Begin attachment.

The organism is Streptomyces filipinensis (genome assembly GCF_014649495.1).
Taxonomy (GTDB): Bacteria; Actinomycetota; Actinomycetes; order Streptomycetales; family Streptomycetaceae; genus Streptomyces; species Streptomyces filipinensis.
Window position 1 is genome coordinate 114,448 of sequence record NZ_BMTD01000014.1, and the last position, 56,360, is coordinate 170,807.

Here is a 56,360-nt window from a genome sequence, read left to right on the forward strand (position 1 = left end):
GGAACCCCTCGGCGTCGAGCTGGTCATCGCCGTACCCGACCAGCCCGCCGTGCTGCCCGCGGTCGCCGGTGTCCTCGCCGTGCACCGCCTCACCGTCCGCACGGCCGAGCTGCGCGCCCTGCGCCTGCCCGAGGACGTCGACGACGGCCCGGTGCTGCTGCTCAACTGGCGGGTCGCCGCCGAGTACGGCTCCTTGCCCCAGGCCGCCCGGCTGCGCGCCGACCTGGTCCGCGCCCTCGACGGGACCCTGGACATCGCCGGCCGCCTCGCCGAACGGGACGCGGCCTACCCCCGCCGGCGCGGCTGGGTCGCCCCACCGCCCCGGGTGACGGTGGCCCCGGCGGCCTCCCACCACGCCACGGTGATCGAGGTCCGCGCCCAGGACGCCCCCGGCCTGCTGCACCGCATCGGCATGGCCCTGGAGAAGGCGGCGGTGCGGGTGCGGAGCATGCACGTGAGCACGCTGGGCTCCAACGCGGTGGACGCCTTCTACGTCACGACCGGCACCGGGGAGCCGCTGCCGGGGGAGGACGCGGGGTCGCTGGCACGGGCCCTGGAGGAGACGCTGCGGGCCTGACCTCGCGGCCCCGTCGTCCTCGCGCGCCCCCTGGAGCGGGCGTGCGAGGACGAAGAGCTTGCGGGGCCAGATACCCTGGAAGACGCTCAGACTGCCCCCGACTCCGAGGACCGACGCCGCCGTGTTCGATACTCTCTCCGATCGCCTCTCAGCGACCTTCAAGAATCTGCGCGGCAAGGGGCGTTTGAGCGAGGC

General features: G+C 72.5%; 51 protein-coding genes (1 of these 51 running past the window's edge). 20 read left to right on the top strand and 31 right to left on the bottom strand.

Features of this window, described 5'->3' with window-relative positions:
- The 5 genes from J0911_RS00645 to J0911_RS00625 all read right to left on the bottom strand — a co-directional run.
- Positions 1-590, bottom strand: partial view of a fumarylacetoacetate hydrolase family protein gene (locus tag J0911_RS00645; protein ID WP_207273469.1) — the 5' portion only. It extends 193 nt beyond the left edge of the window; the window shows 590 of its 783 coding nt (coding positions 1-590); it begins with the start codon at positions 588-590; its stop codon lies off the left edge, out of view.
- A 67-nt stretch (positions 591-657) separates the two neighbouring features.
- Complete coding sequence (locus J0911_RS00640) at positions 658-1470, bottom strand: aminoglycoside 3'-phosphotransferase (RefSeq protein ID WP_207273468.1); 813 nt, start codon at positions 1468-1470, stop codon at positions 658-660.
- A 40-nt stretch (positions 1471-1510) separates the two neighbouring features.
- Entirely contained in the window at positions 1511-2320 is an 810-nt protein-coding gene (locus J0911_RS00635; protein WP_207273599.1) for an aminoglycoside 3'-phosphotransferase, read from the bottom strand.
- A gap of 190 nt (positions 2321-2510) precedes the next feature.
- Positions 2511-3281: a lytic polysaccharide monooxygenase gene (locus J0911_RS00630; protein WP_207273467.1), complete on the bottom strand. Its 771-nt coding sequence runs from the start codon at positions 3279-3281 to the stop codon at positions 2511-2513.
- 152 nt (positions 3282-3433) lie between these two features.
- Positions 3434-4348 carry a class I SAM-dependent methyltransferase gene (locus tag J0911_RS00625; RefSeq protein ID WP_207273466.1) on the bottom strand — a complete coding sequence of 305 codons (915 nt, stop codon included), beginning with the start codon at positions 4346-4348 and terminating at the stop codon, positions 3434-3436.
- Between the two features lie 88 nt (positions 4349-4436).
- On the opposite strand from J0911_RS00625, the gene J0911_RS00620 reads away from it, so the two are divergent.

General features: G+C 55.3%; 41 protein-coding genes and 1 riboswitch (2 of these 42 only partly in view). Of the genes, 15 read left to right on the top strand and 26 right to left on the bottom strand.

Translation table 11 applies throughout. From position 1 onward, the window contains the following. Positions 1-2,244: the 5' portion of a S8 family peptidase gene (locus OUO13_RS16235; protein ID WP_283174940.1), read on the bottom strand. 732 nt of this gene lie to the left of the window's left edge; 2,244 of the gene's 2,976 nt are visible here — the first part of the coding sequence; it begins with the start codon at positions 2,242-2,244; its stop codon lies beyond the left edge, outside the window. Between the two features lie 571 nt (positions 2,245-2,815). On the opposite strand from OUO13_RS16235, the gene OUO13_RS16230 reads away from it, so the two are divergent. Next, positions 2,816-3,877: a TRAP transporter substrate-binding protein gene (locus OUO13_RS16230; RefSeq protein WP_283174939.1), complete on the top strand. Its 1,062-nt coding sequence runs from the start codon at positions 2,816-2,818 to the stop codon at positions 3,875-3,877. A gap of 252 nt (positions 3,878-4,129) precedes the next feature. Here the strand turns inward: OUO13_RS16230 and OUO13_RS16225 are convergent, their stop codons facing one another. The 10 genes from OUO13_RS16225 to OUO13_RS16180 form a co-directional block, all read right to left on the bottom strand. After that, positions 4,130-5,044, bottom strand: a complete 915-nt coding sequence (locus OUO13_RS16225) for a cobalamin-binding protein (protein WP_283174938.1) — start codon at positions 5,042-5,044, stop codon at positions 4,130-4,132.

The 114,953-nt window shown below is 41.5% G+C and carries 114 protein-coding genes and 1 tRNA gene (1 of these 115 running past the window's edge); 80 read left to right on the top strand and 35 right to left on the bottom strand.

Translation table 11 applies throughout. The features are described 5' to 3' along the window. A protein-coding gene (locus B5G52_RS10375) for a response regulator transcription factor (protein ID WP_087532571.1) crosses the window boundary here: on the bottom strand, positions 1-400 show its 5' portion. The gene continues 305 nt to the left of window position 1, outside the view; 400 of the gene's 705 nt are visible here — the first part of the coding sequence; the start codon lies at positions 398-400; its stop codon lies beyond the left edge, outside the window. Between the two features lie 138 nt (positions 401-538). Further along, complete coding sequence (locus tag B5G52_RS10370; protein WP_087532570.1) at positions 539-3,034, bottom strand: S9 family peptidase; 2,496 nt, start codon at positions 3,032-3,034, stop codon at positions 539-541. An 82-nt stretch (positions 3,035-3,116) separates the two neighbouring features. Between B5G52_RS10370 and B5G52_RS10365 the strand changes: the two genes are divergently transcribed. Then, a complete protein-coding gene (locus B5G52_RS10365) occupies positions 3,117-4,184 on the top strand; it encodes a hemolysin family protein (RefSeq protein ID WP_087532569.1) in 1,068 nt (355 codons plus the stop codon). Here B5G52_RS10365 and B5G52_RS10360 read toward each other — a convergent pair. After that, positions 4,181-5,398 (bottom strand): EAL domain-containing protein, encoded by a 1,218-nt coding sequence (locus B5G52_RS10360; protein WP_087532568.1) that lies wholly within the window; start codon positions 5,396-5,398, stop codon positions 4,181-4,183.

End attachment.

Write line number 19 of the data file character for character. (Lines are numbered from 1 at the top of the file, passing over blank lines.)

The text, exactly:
- On the opposite strand from J0911_RS00625, the gene J0911_RS00620 reads away from it, so the two are divergent.